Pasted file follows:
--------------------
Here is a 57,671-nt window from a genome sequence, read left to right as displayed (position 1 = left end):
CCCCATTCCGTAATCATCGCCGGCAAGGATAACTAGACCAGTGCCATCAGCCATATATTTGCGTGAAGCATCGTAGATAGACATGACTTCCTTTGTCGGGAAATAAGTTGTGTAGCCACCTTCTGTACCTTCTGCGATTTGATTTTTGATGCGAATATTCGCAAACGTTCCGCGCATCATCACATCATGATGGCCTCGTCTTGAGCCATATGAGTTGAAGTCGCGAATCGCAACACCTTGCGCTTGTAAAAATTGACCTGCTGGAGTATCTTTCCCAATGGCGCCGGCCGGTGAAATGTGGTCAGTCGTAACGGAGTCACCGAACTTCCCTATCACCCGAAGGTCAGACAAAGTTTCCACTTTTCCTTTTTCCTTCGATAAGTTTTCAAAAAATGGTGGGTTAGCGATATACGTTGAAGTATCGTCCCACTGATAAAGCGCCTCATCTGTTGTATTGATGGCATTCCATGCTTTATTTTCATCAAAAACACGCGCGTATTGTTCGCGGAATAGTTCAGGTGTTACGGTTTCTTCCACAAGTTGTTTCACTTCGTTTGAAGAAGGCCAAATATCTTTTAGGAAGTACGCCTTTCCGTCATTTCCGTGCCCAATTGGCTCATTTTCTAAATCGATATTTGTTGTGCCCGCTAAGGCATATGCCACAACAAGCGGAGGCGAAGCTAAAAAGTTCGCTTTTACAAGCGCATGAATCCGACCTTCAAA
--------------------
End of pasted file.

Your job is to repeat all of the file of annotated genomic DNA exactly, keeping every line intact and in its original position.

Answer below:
Here is a 57,671-nt window from a genome sequence, read left to right as displayed (position 1 = left end):
CCCCATTCCGTAATCATCGCCGGCAAGGATAACTAGACCAGTGCCATCAGCCATATATTTGCGTGAAGCATCGTAGATAGACATGACTTCCTTTGTCGGGAAATAAGTTGTGTAGCCACCTTCTGTACCTTCTGCGATTTGATTTTTGATGCGAATATTCGCAAACGTTCCGCGCATCATCACATCATGATGGCCTCGTCTTGAGCCATATGAGTTGAAGTCGCGAATCGCAACACCTTGCGCTTGTAAAAATTGACCTGCTGGAGTATCTTTCCCAATGGCGCCGGCCGGTGAAATGTGGTCAGTCGTAACGGAGTCACCGAACTTCCCTATCACCCGAAGGTCAGACAAAGTTTCCACTTTTCCTTTTTCCTTCGATAAGTTTTCAAAAAATGGTGGGTTAGCGATATACGTTGAAGTATCGTCCCACTGATAAAGCGCCTCATCTGTTGTATTGATGGCATTCCATGCTTTATTTTCATCAAAAACACGCGCGTATTGTTCGCGGAATAGTTCAGGTGTTACGGTTTCTTCCACAAGTTGTTTCACTTCGTTTGAAGAAGGCCAAATATCTTTTAGGAAGTACGCCTTTCCGTCATTTCCGTGCCCAATTGGCTCATTTTCTAAATCGATATTTGTTGTGCCCGCTAAGGCATATGCCACAACAAGCGGAGGCGAAGCTAAAAAGTTCGCTTTTACAAGCGCATGAATCCGACCTTCAAA